For example, the Speech Research Unit of Kenyon College proved that when someone is shouted at, he cannot help but shout back, even when he can't see the speaker.

Tests were run over telephones and intercoms to determine optimum degrees of loudness for giving instructions and commands. In the experiments, the speaker asked simple questions, each in varying degrees of loudness. The responses always mirrored the questions. When the question was asked loudly, the answer was as loud.

Conclusion: No matter how hard they tried, people on the receiving end could not help but be influenced by the tones of the speaker.

This psychological fact suggests that we can all exert a great deal of control over the emotions of those with whom we deal simply through the tone of voice we choose to use. For example, when a situation threatens to become explosive or get out of hand, you can—by deliberately lowering the tone of your voice—compel the other person to keep his voice soft also.

Of course, if you permit anger to build up, this ploy is not likely to work, but you can turn anger away before it builds up by using this technique.

Speaking Tips
Few of us can hope to become Daniel Websters or Winston Churchills, but we can take steps to assure that when we do speak, people will pay attention.

The trouble with most speeches is that they suffer from extraneous verbiage—too much shell, not enough kernel. Their deliveries labor under various delusions:

  • That they must tell stories, appropriate or not.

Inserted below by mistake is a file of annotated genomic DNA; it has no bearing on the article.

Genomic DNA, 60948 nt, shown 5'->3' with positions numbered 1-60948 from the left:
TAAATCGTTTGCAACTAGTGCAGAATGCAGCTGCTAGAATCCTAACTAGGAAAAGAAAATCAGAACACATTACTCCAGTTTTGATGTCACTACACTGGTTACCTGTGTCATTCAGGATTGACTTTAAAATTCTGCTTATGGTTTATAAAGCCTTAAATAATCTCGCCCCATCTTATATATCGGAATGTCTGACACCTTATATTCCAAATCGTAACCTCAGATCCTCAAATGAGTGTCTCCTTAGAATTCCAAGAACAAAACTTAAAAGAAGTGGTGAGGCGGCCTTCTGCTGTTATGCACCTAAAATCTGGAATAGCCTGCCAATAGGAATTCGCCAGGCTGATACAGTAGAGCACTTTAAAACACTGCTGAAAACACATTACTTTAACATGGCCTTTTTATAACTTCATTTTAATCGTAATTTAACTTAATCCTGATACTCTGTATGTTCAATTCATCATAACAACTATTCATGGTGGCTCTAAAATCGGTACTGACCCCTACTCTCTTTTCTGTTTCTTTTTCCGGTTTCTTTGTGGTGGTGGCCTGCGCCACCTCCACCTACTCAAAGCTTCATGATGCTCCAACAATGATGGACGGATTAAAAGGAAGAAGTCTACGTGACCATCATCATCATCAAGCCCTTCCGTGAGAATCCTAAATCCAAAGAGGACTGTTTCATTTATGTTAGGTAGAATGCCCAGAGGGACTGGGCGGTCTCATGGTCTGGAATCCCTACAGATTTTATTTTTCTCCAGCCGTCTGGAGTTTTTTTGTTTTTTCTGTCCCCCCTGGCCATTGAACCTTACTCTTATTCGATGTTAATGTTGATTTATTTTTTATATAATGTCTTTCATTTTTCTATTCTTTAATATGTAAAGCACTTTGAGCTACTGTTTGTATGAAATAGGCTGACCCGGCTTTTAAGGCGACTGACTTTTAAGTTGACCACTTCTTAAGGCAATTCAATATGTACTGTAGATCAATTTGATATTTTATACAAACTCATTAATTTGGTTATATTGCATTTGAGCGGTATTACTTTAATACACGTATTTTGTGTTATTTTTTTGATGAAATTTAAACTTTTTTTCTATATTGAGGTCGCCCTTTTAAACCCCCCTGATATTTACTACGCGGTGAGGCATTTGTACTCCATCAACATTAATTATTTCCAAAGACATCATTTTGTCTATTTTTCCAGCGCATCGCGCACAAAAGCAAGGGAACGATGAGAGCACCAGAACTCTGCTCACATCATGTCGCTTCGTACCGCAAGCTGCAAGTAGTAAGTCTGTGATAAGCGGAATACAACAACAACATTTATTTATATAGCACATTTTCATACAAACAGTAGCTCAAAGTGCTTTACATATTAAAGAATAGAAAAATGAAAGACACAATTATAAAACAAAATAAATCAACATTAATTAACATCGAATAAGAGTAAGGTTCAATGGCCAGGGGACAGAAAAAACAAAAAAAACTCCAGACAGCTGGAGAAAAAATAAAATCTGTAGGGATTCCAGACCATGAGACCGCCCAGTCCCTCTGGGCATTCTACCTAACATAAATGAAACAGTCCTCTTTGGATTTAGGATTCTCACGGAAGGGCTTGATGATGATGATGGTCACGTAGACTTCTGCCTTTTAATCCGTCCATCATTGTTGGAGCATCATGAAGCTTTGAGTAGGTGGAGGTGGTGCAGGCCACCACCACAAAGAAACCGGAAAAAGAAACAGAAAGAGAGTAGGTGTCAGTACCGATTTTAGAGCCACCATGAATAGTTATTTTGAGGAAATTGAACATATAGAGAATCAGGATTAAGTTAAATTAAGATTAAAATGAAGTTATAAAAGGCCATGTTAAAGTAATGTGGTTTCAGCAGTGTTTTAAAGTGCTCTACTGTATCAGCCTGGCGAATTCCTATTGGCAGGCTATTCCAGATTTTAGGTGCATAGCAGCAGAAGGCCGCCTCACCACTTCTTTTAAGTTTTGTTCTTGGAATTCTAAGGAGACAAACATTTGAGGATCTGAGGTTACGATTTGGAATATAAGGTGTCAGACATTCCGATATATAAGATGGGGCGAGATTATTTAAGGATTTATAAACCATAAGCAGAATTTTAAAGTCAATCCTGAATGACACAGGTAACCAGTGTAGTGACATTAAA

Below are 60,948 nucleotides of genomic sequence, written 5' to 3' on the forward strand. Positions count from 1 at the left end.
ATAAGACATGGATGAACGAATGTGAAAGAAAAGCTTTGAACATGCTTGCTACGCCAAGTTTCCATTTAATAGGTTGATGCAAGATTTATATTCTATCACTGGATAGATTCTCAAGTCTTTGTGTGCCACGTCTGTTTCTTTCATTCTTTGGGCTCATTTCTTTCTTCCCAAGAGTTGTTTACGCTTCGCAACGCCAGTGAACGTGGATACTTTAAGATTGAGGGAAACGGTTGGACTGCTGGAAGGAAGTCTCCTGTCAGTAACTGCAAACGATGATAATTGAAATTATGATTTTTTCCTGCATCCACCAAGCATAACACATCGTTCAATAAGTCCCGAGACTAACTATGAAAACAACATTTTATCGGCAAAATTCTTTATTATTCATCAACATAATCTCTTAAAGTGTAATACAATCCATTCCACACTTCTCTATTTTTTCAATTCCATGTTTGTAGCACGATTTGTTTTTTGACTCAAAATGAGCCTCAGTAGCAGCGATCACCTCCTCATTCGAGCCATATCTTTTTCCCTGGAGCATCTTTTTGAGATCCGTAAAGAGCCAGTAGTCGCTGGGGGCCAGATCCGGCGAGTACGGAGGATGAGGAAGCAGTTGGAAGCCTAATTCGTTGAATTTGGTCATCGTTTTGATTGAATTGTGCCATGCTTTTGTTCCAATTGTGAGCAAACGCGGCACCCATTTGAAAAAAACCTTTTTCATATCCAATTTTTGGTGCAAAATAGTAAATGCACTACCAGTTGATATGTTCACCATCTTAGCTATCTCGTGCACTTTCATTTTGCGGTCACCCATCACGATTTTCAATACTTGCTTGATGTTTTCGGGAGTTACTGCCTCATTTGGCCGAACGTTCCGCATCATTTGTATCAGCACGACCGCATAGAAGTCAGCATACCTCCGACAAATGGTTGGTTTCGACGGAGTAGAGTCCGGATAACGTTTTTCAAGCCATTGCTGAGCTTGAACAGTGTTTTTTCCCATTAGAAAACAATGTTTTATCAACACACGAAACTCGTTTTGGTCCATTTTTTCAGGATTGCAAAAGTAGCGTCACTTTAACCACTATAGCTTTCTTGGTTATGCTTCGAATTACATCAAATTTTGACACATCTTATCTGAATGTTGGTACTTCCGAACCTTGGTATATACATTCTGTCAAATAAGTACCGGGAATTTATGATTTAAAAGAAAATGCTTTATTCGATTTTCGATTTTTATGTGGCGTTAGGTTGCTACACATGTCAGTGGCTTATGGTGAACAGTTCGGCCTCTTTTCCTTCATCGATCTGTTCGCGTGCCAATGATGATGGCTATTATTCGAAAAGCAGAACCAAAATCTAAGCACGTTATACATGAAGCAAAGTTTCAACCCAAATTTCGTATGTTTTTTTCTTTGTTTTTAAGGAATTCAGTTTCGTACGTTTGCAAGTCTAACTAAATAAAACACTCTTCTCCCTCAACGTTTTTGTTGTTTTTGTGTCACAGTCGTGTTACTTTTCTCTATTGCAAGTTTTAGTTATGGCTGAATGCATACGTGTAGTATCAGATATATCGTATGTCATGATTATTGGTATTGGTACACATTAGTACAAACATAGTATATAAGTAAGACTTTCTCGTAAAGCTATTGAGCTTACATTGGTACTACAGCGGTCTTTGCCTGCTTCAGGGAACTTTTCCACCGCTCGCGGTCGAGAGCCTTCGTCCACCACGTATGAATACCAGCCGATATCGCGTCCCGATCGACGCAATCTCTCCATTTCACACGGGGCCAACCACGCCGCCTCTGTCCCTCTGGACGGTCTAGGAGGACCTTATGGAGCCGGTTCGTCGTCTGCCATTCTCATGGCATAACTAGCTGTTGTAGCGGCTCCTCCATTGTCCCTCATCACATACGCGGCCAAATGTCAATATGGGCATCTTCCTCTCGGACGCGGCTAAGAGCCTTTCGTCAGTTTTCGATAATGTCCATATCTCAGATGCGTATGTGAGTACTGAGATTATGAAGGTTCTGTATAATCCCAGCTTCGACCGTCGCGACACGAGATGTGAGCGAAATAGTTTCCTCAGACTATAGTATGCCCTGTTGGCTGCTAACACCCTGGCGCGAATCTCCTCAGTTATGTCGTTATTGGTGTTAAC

• That they must apologize and explain and make introductory remarks.
  • That they must introduce a lot of statistics or technical detail.
  • That their duty is to entertain.
  • That they must gallop along with their speech at top speed.
  • That they can talk without preparation or without material containing information of any consequence.
  • That they can trust entirely to their memories, their wits and their knowledge of the subject.
  • That they can speak, and be heard, without adjusting their voices when the meeting room's acoustical conditions are untested and questionable.
  • That a speaker's position or prestige is enough to insure the success of a speech.

Avoid these assumptions and your own talks are bound to improve.

Don't Just Stand There!

"Words fail me."

We've all used that expression at one time or another and sometimes it's true: sometimes words aren't enough to clarify a thought. When they aren't, it's time to use action.

By doing something or showing something to your audience, you can frequently clarify in an instant what might otherwise require many minutes, even hours, of talking. It is, for example, a great deal easier to demonstrate how to ride a bicycle than to verbalize it.

A demonstration packs a greater wallop than words, too, because it immediately translates an abstract concept into a visible reality. A good salesperson, for example, won't tell you, "These trousers are wrinkle resistant," and leave it at that. He will deliberately and ceremoniously tie a knot in one pants leg, tighten it with a grunt, then untie it for your inspection.

The plain fact is that everyone enjoys a show. We are attracted by and pay attention to movement, action, things happening. We put more credence in our eyes than in our ears. And we appreciate the change of pace from words, words, words to action.

Therefore, whenever possible, demonstrate and dramatize your message. Draw a picture. Pass around a chart for inspection. Show a photograph, a blueprint, a scale model. Write something on a blackboard. Point to a piece of equipment. Ask someone to throw a switch. Flip a coin. Strike a gong if it will drive home your point.

The point is, don't just stand there—do something. Something that will help clarify what you have just said, emphasize what you are saying, or call attention to what you are about to say.